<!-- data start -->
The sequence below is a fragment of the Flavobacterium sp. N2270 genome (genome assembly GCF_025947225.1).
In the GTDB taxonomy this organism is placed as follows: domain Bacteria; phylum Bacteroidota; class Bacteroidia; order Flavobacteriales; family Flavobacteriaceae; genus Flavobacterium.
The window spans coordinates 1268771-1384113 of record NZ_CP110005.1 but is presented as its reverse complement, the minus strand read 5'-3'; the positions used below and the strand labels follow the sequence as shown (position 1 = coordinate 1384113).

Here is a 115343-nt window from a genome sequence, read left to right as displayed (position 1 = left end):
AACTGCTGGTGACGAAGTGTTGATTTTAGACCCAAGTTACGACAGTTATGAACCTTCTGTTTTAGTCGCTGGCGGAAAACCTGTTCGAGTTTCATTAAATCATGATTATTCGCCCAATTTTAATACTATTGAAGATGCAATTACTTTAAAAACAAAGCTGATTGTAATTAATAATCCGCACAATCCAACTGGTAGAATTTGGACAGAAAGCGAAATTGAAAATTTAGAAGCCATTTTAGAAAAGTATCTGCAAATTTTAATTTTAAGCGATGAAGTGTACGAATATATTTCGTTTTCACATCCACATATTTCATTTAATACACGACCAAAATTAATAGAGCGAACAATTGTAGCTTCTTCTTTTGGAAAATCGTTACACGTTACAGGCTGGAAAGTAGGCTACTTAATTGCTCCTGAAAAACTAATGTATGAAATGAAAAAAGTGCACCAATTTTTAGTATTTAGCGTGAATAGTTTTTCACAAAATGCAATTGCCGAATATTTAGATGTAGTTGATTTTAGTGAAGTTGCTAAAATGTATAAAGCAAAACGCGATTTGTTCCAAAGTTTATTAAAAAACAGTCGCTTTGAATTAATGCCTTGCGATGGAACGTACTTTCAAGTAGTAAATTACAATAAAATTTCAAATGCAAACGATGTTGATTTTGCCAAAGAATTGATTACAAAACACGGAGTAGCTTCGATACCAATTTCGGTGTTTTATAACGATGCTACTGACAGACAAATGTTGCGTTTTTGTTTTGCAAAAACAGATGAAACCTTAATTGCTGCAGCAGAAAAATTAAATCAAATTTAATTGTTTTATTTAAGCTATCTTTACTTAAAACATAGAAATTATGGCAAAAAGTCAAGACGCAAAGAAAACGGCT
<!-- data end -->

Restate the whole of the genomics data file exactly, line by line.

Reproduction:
The sequence below is a fragment of the Flavobacterium sp. N2270 genome (genome assembly GCF_025947225.1).
In the GTDB taxonomy this organism is placed as follows: domain Bacteria; phylum Bacteroidota; class Bacteroidia; order Flavobacteriales; family Flavobacteriaceae; genus Flavobacterium.
The window spans coordinates 1268771-1384113 of record NZ_CP110005.1 but is presented as its reverse complement, the minus strand read 5'-3'; the positions used below and the strand labels follow the sequence as shown (position 1 = coordinate 1384113).

Here is a 115343-nt window from a genome sequence, read left to right as displayed (position 1 = left end):
AACTGCTGGTGACGAAGTGTTGATTTTAGACCCAAGTTACGACAGTTATGAACCTTCTGTTTTAGTCGCTGGCGGAAAACCTGTTCGAGTTTCATTAAATCATGATTATTCGCCCAATTTTAATACTATTGAAGATGCAATTACTTTAAAAACAAAGCTGATTGTAATTAATAATCCGCACAATCCAACTGGTAGAATTTGGACAGAAAGCGAAATTGAAAATTTAGAAGCCATTTTAGAAAAGTATCTGCAAATTTTAATTTTAAGCGATGAAGTGTACGAATATATTTCGTTTTCACATCCACATATTTCATTTAATACACGACCAAAATTAATAGAGCGAACAATTGTAGCTTCTTCTTTTGGAAAATCGTTACACGTTACAGGCTGGAAAGTAGGCTACTTAATTGCTCCTGAAAAACTAATGTATGAAATGAAAAAAGTGCACCAATTTTTAGTATTTAGCGTGAATAGTTTTTCACAAAATGCAATTGCCGAATATTTAGATGTAGTTGATTTTAGTGAAGTTGCTAAAATGTATAAAGCAAAACGCGATTTGTTCCAAAGTTTATTAAAAAACAGTCGCTTTGAATTAATGCCTTGCGATGGAACGTACTTTCAAGTAGTAAATTACAATAAAATTTCAAATGCAAACGATGTTGATTTTGCCAAAGAATTGATTACAAAACACGGAGTAGCTTCGATACCAATTTCGGTGTTTTATAACGATGCTACTGACAGACAAATGTTGCGTTTTTGTTTTGCAAAAACAGATGAAACCTTAATTGCTGCAGCAGAAAAATTAAATCAAATTTAATTGTTTTATTTAAGCTATCTTTACTTAAAACATAGAAATTATGGCAAAAAGTCAAGACGCAAAGAAAACGGCT